Yes, the City will provide a confirmation in writing (via letter, email or notification online) of the receipt of your submission.
This receipt however will not detail if the submission is valid. It is therefore important that you ensure your submission is valid before submitting to the City.
How long is the Scheme being advertised?
Draft Local Planning Scheme No. 3 is being advertised from 1 December 2017 until 29 March 2018.
Submissions must be received before 5pm Thursday 29 March 2018.
What if I provide comments after the advertising period?
Due to the constrained time frames for the City to read submissions and report to Council, submissions received after the close of advertising cannot be considered.
It is therefore important that submissions are received within the advertising period to provide enough time for staff to read your submission and consider all comments in full.
If your submission is not received by the City prior to 5pm on Thursday, 29 March 2018, you will be notified that your submission has not been included in the report to Council.
What happens after advertising?
Staff will read and summarise each submission. These are then attached to a report to Council. As part of this report, staff will discuss the key themes raised in the submissions and make recommendations to Council on modifications to the Scheme to address the key themes.
Council will then need to consider the recommendations in the report and resolve –
(a) to support the draft scheme without modifications; or
(b) to support the draft scheme with proposed modifications to address issues raised in the submissions; or
(c) not to support the draft scheme.
A copy of the summarised submissions and the Council report will then be forwarded to the Western Australian Planning Commission (WAPC) and Minister for Planning for its final endorsement.
Will my submission be confidential?
Submissions will not be confidential. For a submission to be valid a name and address must be included with each submission.
A summary of submissions attached to the Council report may include personal details (including name, address and contact information). This information can also be requested by Elected Members; and/or the Western Australian Planning Commission and Minister for Planning for their viewing.
What if I don’t like the changes to my property?
The reason the City is advertising the draft Local Planning Scheme No. 3 is to get your comments on the proposed changes, whether you agree or disagree. If you do not agree with the changes proposed by the draft Local Planning Scheme No. 3, you are encouraged to let us know by written submission. Your submission will be summarised and presented to Council after the close of advertising.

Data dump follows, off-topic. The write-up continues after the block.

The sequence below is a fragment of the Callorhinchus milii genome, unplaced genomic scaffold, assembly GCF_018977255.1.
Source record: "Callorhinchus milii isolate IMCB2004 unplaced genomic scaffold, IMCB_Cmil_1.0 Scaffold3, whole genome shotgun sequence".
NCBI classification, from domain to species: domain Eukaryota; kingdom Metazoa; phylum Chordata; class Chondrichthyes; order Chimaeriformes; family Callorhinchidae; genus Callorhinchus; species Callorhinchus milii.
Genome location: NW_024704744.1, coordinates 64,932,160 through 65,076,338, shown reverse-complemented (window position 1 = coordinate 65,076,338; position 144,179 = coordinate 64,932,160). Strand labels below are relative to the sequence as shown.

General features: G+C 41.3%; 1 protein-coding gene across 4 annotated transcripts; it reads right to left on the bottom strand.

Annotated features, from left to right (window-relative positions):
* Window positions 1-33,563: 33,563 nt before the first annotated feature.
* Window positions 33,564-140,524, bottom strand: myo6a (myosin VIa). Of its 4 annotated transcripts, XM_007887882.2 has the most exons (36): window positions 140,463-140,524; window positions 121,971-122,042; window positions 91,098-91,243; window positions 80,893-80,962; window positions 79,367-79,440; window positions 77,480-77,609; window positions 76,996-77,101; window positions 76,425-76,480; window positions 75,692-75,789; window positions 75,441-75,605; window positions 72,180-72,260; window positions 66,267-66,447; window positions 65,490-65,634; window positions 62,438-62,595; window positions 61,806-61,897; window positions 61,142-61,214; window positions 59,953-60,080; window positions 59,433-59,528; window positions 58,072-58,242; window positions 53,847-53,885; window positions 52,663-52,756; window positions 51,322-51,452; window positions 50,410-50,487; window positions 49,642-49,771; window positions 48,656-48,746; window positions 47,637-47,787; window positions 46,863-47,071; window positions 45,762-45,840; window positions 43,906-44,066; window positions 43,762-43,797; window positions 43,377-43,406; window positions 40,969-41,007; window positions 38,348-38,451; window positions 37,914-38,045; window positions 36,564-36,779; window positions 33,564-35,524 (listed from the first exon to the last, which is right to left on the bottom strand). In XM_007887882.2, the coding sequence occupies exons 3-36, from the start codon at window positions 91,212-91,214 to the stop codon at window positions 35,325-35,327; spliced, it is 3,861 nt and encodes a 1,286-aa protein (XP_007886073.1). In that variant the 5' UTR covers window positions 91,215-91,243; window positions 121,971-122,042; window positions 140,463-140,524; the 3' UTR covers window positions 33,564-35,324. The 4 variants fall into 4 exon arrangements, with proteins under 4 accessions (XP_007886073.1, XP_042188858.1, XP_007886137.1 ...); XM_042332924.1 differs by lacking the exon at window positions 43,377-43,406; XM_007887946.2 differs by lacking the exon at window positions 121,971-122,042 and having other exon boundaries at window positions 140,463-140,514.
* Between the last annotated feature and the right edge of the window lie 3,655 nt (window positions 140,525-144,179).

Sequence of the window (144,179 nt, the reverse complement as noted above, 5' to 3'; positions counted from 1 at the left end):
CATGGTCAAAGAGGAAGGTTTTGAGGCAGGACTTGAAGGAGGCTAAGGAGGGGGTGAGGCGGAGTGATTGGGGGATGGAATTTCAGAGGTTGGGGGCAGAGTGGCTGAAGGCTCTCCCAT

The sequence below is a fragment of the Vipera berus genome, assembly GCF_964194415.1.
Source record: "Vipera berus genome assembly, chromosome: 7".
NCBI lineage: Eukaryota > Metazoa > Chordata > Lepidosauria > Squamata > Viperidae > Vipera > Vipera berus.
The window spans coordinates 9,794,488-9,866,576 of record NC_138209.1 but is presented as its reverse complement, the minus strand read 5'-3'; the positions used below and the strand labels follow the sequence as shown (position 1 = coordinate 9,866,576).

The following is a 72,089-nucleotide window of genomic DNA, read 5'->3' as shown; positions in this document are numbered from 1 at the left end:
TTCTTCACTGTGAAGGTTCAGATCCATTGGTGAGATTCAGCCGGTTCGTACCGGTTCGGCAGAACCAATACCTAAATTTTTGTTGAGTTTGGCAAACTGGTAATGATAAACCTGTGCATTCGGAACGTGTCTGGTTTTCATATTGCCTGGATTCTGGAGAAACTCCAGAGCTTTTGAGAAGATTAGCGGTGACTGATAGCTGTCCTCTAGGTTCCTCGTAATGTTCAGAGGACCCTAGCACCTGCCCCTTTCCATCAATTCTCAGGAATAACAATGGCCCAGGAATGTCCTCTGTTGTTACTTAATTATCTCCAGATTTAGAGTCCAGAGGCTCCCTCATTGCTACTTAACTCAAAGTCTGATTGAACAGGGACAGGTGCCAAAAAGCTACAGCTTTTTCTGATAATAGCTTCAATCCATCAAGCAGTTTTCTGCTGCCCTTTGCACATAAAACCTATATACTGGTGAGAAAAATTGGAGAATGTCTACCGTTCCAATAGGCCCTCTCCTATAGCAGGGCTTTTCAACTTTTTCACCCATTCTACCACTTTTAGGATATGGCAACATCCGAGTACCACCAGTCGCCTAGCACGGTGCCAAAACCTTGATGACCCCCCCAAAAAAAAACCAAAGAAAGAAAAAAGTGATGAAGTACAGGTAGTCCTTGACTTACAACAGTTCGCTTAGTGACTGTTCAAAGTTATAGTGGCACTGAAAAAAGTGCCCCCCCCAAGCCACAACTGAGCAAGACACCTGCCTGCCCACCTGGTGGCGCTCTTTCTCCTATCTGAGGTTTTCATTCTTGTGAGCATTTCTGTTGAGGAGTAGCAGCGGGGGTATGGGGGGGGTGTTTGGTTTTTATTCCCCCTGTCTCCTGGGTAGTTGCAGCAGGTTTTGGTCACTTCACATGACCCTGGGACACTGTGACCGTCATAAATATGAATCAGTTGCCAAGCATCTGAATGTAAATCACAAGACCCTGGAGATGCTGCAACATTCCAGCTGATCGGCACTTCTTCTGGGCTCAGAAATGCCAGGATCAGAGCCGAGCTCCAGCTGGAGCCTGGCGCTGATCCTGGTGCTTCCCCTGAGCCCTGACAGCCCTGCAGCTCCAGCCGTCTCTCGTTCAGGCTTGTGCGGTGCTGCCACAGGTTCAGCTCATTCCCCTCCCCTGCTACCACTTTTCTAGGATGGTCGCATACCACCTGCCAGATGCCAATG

Changes to draft Local Planning Scheme No. 3 may result from your submission, so it is important for you to explain the reasons why.
Will the changes affect my property value?
The City cannot comment on whether changes proposed in draft Local Planning Scheme No. 3 will affect property values.
It is recommended you get in touch with a licensed property valuer and/or private planning consultant to provide professional advice on these matters.
What are the Deemed Provisions?
The Planning and Development (Local Planning Schemes) Regulations 2015 (the Regulations) were gazetted on 25 August 2015 which replace the Town Planning Regulations 1967. The Regulations contained two schedules – the Model Scheme Text and the Deemed Provisions, these are explained in more detail below:
- The Model Scheme Text sets out the content which Schemes must cover and the format in which Schemes are presented. The draft Local Planning Scheme No. 3 therefore reflects the layout and content of the Model Scheme Text.
- The Deemed Provisions are controls which automatically apply to every operational Scheme in Western Australia, effective from 19 October 2015. The Deemed Provisions set out the statutory requirements for:
- Applications for Development Approval;
- The procedure for dealing with applications for Development Approval;
- Heritage protection;
- The process for the preparation and adoption of a Local Planning Policy;
- The process for the preparation and adoption of Structure Plans;
- The process for the preparation and adoption of Local Development Plans;
- The process for the preparation and adoption of Activity Centre Plans;
- Enforcement and Administration; and
The Deemed Provisions are designed to be consistent across all Local Governments and therefore cannot be varied by the City. Local Planning Scheme No. 3 therefore needs to be read in conjunction with the Deemed Provisions of the Regulations.
A copy of the Deemed Provisions can be viewed and downloaded from the Department of Planning website:https://www.planning.wa.gov.au/publications/7295.aspx